News and Music Discovery
Play Live Radio
Next Up:
0:00 0:00
Available On Air Stations

Trump is indicted on 4 counts related to efforts to overturn the 2020 election


The latest indictment against Donald Trump, the third against him, results from what Attorney General Merrick Garland called the largest investigation in the Justice Department's history following the January 6 attack on the Capitol. Trump is now facing four felony charges stemming from his efforts to overturn the vote in 2020.


He did that, the indictment says, by repeatedly and knowingly lying about the election's outcome in order to hold on to power. He's accused of then exploiting the violence on January 6 to delay the election certification. And special counsel Jack Smith, who was leading the investigation - and after the indictment was unsealed, he addressed the nation.


JACK SMITH: The attack on our nation's capitol on Jan. 6, 2021, was an unprecedented assault on the seat of American democracy. As described in the indictment, it was fueled by lies, lies by the defendant targeted at obstructing a bedrock function of the U.S. government.

FADEL: For more on this, we turn to, as we always do, NPR justice correspondent Carrie Johnson.

Hi, Carrie.


FADEL: So more than a thousand people have already been charged with crimes related to January 6. Now Donald Trump is among them. We know Trump has been indicted twice before. But Carrie, just give me a sense of how unprecedented and serious this indictment is.

JOHNSON: This is really as serious as it gets. As you mentioned, hundreds of people who entered the Capitol have gone through the court system. Many of them say they were motivated by former President Donald Trump. And now Trump himself is charged with four felonies, leading a conspiracy to defraud the U.S. government he once led and conspiring to derail the congressional session to certify the votes. This indictment says Trump took advantage of the violence at the Capitol to advance his own personal goals.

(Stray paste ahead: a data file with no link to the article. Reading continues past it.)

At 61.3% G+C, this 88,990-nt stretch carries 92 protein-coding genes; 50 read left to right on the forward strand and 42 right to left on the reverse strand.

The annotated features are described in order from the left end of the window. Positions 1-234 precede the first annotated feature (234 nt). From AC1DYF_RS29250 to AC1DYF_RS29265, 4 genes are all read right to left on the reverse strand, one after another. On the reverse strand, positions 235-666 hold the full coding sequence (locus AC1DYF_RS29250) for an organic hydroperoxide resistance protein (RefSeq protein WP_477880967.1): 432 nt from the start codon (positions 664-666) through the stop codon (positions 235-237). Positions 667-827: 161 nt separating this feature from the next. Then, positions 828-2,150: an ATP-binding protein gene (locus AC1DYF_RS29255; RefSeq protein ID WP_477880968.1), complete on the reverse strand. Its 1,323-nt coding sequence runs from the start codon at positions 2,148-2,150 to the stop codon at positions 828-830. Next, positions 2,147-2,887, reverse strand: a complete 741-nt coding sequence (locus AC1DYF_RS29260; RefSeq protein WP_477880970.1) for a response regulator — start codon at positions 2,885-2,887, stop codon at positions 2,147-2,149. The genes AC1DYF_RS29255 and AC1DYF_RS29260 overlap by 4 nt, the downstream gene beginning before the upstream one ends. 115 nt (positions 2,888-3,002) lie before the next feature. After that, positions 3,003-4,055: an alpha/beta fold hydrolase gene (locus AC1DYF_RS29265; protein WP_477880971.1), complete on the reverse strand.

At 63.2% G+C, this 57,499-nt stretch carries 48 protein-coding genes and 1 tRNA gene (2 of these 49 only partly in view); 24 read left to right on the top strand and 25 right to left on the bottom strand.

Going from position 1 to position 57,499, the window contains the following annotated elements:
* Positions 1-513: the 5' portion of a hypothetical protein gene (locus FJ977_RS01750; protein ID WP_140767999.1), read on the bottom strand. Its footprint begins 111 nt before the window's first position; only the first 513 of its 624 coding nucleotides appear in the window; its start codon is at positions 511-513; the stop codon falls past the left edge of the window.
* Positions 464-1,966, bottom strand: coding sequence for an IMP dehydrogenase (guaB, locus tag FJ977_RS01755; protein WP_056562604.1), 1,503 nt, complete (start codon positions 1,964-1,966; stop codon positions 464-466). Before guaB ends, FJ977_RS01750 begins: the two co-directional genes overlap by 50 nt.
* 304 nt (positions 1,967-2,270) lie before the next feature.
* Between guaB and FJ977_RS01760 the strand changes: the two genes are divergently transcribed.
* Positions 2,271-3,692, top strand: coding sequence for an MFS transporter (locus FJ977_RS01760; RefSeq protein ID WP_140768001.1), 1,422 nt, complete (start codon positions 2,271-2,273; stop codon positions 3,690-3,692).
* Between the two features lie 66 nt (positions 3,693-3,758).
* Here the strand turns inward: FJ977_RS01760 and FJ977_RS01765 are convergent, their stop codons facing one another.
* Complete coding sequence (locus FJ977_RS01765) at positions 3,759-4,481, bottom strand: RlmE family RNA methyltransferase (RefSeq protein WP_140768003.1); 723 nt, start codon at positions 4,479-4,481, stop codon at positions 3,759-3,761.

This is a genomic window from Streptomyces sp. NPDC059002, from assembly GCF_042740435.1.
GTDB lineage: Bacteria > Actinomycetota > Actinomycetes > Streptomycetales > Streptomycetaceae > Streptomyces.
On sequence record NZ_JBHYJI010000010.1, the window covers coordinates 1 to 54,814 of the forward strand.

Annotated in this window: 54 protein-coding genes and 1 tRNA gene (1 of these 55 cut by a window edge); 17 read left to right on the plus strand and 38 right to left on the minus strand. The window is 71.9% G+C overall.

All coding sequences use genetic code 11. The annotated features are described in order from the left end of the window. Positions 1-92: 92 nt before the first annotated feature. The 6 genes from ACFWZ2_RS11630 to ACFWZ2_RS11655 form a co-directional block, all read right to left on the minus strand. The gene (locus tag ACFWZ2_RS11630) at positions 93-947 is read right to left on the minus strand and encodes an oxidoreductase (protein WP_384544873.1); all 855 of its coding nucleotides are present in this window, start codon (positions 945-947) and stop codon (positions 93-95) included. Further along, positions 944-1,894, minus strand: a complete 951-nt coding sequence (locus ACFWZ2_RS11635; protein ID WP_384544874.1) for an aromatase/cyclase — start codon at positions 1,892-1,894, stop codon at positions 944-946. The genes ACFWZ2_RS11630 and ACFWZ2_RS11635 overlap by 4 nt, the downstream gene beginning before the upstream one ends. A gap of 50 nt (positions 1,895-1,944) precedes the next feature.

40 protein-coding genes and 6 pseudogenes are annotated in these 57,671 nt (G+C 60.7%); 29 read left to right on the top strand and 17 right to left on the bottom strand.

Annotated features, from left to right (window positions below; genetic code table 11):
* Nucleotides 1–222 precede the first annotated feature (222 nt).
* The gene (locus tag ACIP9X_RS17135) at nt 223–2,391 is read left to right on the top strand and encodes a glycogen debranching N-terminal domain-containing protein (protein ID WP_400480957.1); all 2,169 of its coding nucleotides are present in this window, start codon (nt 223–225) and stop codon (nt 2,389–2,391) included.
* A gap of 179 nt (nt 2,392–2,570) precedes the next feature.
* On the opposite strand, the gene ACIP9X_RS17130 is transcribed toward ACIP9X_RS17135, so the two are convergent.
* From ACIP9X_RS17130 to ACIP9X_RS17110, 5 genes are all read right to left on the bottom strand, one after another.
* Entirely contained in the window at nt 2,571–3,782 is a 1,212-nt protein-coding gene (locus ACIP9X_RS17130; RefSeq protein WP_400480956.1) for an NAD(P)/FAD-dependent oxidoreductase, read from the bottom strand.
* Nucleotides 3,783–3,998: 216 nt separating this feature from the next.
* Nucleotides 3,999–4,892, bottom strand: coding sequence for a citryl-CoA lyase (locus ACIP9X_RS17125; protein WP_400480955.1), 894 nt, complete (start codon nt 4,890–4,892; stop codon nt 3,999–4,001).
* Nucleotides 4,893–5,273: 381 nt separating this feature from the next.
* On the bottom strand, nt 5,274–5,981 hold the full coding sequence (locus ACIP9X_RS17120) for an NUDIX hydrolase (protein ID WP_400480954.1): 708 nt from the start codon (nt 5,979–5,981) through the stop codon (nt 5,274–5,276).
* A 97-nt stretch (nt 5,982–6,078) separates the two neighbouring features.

FADEL: Serious charges that really accuse him of trying to undermine the democratic process, how is Trump responding?

JOHNSON: You know, Trump, who is the front-runner in the GOP field for the 2024 presidential nomination, calls this election interference. He's name-calling the special counsel, Jack Smith, and asking why these charges didn't come two and a half years ago, even though cases of this scale can take a long time to put together. He also says he was relying on his advice from his lawyers at the time, and that may come up in court proceedings moving forward.

FADEL: Right. There were some co-conspirators mentioned, unnamed. We've been anticipating what this indictment might say about the former president and his role in the attack on the Capitol. For weeks now, you've been reporting on this, waiting for this. Was there anything that surprised you?

JOHNSON: Well, it was surprising to me that Trump is the only person who's named in this indictment, the only defendant so far. But as you mentioned, there are six people who are labeled as co-conspirators. Their names are not included, but there's plenty of biographical information about them in the court papers. And many are lawyers who helped promote these bogus election fraud claims. Their descriptions line up with people we know who are of interest to investigators. These are people like Rudy Giuliani, John Eastman, Sidney Powell, and the former Justice Department lawyer Jeffrey Clark. So we'll have to see what the special counsel does next with them.

FADEL: OK. So what happens now, Carrie?

JOHNSON: Special counsel Jack Smith says his investigation is continuing. Former President Trump is due in court here in Washington on Thursday for an initial appearance. And moving forward, the case has been assigned to Judge Tanya Chutkan. She's an Obama appointee and a former public defender. She's known as a tough sentencer on January 6 defendants.

FADEL: NPR justice correspondent Carrie Johnson. I'm sure we'll be speaking to you a lot more in the future on this. Thank you.

JOHNSON: Thanks so much. Transcript provided by NPR, Copyright NPR.

NPR transcripts are created on a rush deadline by an NPR contractor. This text may not be in its final form and may be updated or revised in the future. Accuracy and availability may vary. The authoritative record of NPR’s programming is the audio record.

Leila Fadel is a national correspondent for NPR based in Los Angeles, covering issues of culture, diversity, and race.
Carrie Johnson is a justice correspondent for the Washington Desk.